by Charles Jay
Revenge is not for the feint of heart. As such, I don’t recommend it for everybody.
I really mean that. The people who are able to pull it off successfully are the ones who strap on a pair of balls and swing away, either not caring in the least what the blowback is, or fully prepared for it.
Photo: Chris Farina/Top Rank
Boxing people are used to revenge as a tactic, because it is very much a part of doing business. You see, when somebody steals your fighter or a booking, or stiffs you on a purse or a commission, you had BETTER get revenge or else the next guy who comes along to do business with you will invariably try to do the same thing. I’m relatively confident it’s the same in a lot of other businesses, except in boxing it’s….well, it just happens a lot more often.
It doesn’t take terribly long for people in the industry get indoctrinated, As the Hall of Fame matchmaker Teddy Brenner used to say. “The first year you do it for the money; the next year you do it for the revenge.”
Some don’t like to admit it, but we have a tendency to respect people who have demonstrated a capacity to extract revenge, perhaps because we know that they recognized that they have been violated and they would not allow themselves to rest without doing something about it.
As somebody (I forgot who) once said, “Those who turn the other cheek get hit with the other fist.”
That’s a thought Antonio Margarito probably does not want to have for a while, or at least until the swelling goes down.
I like to think I have an advanced degree in revenge, honed through experience, but this was an instance where I had to really stand up and take notice. Many of us can only wish in our lifetime that we could get the kind of payback Miguel Cotto was able to exact on Saturday night, literally from beginning to end.
Photo: Chris Farina/Top Rank
And I bet some of you respect him a lot more this week than you did last week.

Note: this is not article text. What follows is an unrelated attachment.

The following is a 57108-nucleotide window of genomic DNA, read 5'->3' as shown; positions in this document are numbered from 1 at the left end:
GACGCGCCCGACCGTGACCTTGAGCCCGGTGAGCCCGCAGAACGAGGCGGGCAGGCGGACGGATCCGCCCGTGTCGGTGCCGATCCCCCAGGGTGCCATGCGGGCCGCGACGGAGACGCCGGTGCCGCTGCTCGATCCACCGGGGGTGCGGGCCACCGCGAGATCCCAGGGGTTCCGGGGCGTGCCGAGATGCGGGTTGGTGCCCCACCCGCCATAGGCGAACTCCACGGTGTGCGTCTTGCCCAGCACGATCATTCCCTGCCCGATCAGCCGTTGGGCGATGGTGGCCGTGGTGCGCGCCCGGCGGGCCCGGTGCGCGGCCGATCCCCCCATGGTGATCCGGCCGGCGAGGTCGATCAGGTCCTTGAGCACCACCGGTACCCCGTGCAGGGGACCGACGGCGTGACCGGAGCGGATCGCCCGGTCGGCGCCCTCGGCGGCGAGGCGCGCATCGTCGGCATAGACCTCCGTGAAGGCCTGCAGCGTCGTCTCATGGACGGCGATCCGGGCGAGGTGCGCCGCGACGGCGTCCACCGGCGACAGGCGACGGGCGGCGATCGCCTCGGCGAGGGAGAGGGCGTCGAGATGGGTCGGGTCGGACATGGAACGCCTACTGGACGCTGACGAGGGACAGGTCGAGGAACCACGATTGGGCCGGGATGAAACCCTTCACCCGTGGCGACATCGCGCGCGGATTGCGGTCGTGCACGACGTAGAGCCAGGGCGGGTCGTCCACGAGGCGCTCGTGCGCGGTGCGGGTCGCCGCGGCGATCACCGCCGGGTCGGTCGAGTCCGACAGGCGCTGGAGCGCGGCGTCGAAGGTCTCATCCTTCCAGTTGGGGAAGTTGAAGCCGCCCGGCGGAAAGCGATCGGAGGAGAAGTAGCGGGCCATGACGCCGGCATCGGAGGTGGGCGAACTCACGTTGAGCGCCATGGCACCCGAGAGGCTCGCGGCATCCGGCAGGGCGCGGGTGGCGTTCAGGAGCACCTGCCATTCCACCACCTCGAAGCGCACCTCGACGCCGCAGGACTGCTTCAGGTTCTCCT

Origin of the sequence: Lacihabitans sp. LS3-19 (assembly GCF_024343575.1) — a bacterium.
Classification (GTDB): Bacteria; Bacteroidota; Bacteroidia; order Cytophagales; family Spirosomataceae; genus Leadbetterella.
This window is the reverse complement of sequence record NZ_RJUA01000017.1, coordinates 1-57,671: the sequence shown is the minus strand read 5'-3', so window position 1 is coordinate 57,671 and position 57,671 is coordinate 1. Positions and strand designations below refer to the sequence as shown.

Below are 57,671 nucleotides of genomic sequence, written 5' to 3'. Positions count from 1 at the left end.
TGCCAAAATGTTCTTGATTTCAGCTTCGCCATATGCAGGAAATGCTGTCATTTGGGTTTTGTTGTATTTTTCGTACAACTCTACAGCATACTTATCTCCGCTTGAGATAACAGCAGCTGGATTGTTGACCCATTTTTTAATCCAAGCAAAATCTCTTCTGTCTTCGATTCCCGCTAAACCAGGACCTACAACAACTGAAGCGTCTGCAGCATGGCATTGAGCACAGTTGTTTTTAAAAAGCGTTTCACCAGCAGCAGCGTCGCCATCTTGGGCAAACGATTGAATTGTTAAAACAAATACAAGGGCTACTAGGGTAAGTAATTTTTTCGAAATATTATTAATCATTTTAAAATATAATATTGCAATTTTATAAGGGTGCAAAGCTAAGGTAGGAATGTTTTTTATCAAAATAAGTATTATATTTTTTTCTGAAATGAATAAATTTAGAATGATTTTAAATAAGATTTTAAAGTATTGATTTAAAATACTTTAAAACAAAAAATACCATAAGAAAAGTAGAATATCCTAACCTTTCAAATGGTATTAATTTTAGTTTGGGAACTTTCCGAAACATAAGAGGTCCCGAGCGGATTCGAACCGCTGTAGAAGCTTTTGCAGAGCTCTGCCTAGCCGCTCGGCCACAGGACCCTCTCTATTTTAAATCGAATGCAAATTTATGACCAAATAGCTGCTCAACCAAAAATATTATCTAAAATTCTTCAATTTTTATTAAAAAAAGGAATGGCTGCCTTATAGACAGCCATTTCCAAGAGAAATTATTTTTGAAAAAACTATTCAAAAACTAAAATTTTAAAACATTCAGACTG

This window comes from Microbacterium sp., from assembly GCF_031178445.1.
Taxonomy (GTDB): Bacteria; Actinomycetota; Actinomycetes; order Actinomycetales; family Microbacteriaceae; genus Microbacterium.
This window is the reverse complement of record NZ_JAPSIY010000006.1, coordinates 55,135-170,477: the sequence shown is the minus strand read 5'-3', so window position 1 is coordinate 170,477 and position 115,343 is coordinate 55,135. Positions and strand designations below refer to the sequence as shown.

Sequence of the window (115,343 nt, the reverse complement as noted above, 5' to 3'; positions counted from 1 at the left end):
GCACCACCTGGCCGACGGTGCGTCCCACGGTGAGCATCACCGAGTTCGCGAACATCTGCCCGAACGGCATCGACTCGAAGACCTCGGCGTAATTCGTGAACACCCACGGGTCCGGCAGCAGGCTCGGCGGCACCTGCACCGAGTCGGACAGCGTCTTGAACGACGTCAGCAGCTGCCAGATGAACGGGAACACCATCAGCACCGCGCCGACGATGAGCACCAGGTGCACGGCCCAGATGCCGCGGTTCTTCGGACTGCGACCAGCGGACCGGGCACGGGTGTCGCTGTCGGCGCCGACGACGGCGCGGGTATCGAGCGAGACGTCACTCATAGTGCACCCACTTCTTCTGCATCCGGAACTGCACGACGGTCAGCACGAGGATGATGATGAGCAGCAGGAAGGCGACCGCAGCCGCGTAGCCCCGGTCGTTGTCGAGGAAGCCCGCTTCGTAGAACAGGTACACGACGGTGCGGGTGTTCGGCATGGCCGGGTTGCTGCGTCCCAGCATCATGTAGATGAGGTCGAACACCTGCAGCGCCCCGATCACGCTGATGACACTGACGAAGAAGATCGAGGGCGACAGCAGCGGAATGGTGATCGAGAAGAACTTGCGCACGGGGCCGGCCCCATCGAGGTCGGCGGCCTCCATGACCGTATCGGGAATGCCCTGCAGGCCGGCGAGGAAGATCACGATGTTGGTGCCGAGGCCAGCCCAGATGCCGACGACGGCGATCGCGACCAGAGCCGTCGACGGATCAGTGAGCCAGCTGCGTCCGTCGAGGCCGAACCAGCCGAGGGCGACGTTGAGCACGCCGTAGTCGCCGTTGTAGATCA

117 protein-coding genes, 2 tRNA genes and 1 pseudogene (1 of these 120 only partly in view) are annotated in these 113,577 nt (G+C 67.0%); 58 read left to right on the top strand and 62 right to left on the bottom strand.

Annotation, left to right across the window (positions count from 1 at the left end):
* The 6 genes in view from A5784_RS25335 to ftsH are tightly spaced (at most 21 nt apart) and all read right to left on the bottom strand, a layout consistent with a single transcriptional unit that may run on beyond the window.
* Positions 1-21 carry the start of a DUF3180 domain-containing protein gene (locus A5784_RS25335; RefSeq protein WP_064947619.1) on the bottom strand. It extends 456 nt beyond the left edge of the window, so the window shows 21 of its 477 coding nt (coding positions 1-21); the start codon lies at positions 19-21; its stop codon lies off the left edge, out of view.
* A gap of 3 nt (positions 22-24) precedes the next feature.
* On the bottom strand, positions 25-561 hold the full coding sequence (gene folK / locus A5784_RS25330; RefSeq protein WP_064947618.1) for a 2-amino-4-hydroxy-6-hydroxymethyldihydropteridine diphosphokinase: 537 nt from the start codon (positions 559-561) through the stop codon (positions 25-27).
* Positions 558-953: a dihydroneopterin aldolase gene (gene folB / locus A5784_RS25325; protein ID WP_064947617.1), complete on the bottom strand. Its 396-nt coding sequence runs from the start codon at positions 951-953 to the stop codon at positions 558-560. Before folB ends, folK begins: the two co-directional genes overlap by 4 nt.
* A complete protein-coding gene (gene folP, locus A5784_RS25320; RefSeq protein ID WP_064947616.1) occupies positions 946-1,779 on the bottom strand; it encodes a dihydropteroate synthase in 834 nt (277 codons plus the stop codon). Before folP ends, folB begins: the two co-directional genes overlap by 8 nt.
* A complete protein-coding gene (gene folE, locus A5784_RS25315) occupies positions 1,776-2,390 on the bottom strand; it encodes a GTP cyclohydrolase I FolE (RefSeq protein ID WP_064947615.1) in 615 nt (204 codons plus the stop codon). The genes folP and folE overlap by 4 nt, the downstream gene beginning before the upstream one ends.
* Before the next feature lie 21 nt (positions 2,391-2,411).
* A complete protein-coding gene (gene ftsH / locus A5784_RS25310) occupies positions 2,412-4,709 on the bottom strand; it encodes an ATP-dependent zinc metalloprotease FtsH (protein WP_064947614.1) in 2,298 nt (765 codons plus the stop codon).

What made it particularly impressive was that it was so deliciously ruthless. Margarito came in with that questionable eye that caused the New York commission to take a second look (pardon the pun) about licensing him. A lesser man may have thought somewhat differently, but Cotto wanted to take that eye right out of the socket. The graphic after the fight (and before Emanuel Steward told us what a nice guy he is) showed that he hit Margarito with 86 punches on that right eye,
Now THAT’S what I call a game plan!
Earlier in the week we talked about how Cotto may have been getting obsessed with the idea that he could not have accumulated all that vicious punishment to the face the first time around without Margarito’s gloves being loaded.
As it turns out, it was just the right dose of obsession for the occasion. Whether or not Margarito was cheating the first time around was somewhat immaterial; as long as COTTO believed it to be true, it was going to serve as just the right kind of motivator.
He closed his opponent’s eye, and got to close some old wounds from the past at the same time.
Did I hear something about a dish best served cold? Try this: Cotto is staring down his man – not just before the fight, but then after the fight as well, when it’s all over, when he’s gotten what he came for. Just to stick the knife in a little more.
He said that he wanted to “taste his victory.” Beautiful!
And then the icing on the cake – he gets to tell the whole world that, no, Margarito hit a little bit more like a featherweight this time around, relative to the last time.
The message – see what happens when you inject fair play into the equation?
It’s almost like a dream. If it wasn’t for the fact that Margarito was able to conjure a huge payday out of this whole thing, it would have been a completely perfect evening. Why could Top Rank’s “winner-take-all” plan have gone into action here, so that Margarito could have walked away from this thing with an eye he couldn’t see out of, a bad reputation that was reaffirmed, a career that is effectively over, and no money on top of that?
The answer to that question is that, well, you can’t have everything.
I’m not being completely tongue-in-cheek here. Think about that girlfriend that broke up with you to go out with another guy. Think about the boss that passed you over for a promotion. Think about the cop who pulled you over and wrote you a ticket for no reason at all.
Then think of what you would do to return the favor, if you had the chance to “taste the victory,” and the balls to really make it happen. That’s what Miguel Cotto got for himself.
He write his dissertation on Saturday night. He got his PhD in revenge. He could even teach a class in it at this point.
In the movie “The Sting,” Paul Newman told Robert Redford, “Revenge is for suckers.” I don’t believe that, not for a minute. I believe, in fact, that revenge is the ultimate ANTI-sucker activity.
But I also believe that it is wasted to an extent if it’s an end, rather than a new beginning. Where Cotto goes from here, now that he has conquered this demon, is what is most important.
It will be interesting to see.
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